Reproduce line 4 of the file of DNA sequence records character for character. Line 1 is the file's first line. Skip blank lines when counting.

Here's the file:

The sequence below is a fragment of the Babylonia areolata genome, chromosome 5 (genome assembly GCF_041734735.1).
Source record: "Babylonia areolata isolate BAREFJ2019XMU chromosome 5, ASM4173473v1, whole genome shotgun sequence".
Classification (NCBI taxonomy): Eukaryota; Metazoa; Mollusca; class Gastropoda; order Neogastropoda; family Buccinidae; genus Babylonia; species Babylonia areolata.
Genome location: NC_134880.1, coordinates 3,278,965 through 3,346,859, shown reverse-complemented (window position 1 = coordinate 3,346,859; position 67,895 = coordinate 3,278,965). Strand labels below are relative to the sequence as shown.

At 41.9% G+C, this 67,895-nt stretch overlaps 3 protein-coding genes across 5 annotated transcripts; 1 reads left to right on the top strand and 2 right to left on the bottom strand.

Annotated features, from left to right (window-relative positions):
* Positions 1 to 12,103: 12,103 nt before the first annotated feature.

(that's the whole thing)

Genome location: NC_134880.1, coordinates 3,278,965 through 3,346,859, shown reverse-complemented (window position 1 = coordinate 3,346,859; position 67,895 = coordinate 3,278,965). Strand labels below are relative to the sequence as shown.